LA Times goes south.Los Angeles Times Los Angeles Times
Morning daily newspaper. Established in 1881, it was purchased and incorporated in 1884 by Harrison Gray Otis (1837–1917) under The Times-Mirror Co. (the hyphen was later dropped from the name). in April ran two advertisements designed to look like articles--one on the front page.
The front page advertisement was for a new NBC NBC
in full National Broadcasting Co.
Major U.S. commercial broadcasting company. It was formed in 1926 by RCA Corp., General Electric Co. (GE), and Westinghouse and was the first U.S. company to operate a broadcast network. show "Southland," which is centered on a police unit in Los Angeles. The advertisement--carrying the headline "Southland's Rookie Hero"--was written and designed to look like a news article, although it did carry the label "advertisement" and displayed NBC's logo. The advertisement was the first time the Los Angeles Times ever ran a mock news column on its front page, although it has been running front page advertisements since 2007.
The next day, the Sunday Calendar entertainment section of the Los Angeles Times contained a four-page advertisement for the movie "The Soloist," laid out to look like a news section. The section contained an interview with LA Times columnist Steve Lopez, who wrote the book on which the movie is based.
"You dress an ad up to look like editorial content precisely because you think it will make it more valuable," Geneva Geneva, canton and city, Switzerland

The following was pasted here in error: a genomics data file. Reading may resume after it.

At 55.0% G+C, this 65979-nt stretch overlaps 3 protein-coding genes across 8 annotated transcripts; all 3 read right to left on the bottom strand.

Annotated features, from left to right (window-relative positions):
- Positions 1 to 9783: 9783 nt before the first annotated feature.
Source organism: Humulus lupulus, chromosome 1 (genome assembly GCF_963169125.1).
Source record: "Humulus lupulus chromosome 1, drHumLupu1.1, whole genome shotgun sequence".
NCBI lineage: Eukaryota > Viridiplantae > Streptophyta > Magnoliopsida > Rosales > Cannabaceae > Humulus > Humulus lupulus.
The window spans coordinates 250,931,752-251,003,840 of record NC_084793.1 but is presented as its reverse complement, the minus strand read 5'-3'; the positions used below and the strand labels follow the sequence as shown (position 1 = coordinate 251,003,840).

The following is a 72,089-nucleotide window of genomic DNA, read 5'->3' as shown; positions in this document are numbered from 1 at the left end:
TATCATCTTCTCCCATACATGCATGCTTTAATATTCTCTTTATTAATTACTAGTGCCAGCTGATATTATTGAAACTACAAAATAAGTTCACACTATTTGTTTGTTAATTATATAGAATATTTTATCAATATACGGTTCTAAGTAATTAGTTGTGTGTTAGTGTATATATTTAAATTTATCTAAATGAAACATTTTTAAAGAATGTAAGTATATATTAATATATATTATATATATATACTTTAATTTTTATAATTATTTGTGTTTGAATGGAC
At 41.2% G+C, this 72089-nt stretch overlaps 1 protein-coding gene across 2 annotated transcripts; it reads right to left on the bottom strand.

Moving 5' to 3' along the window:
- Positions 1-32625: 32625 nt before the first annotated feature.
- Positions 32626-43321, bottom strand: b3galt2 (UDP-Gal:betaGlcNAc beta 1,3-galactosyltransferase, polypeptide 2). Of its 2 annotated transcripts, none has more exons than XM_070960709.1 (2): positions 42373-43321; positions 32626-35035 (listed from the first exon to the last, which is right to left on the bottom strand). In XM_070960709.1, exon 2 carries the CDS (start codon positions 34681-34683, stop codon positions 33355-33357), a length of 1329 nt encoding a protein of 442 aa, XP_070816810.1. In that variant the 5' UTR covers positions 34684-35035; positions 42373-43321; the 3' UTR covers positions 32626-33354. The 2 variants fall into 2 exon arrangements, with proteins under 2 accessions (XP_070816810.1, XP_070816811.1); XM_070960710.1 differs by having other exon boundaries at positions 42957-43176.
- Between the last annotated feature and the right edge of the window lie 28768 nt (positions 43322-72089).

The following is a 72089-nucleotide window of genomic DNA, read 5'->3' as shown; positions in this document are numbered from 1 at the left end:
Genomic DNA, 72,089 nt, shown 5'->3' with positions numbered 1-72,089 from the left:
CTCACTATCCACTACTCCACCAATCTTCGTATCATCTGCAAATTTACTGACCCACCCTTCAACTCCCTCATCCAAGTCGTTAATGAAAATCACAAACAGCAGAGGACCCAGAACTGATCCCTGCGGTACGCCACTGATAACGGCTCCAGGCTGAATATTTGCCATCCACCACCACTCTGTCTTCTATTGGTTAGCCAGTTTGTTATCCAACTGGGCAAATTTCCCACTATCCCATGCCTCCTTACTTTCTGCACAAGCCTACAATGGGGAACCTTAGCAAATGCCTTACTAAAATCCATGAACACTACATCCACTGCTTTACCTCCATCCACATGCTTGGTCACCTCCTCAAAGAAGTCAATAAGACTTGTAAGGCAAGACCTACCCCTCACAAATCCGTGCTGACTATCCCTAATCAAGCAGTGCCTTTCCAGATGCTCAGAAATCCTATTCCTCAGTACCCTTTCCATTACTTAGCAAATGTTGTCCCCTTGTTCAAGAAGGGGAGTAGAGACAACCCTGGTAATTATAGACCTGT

Geneva (jənē`və), Fr. Genève, canton (1990 pop. 373,019), 109 sq mi (282 sq km), SW Switzerland, surrounding the southwest tip of the Lake of Geneva. Overholser, director of the University of Southern California's school of journalism, told the New York New York, state, United States
New York, Middle Atlantic state of the United States. It is bordered by Vermont, Massachusetts, Connecticut, and the Atlantic Ocean (E), New Jersey and Pennsylvania (S), Lakes Erie and Ontario and the Canadian province of Times. "Fundamentally, that's an act of deception."
The newspaper defended its move, saying both sections were clearly marked "advertisement" and that the editorial staff was not involved with writing the advertisements.
When the editorial staff was informed of plans for the front-page ad, about 100 employees signed a petition protesting the decision, according to Reuters.
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|Title Annotation:||COMMERCIAL ALERT; Los Angeles Times|
|Article Type:||Brief article|
|Date:||May 1, 2009|
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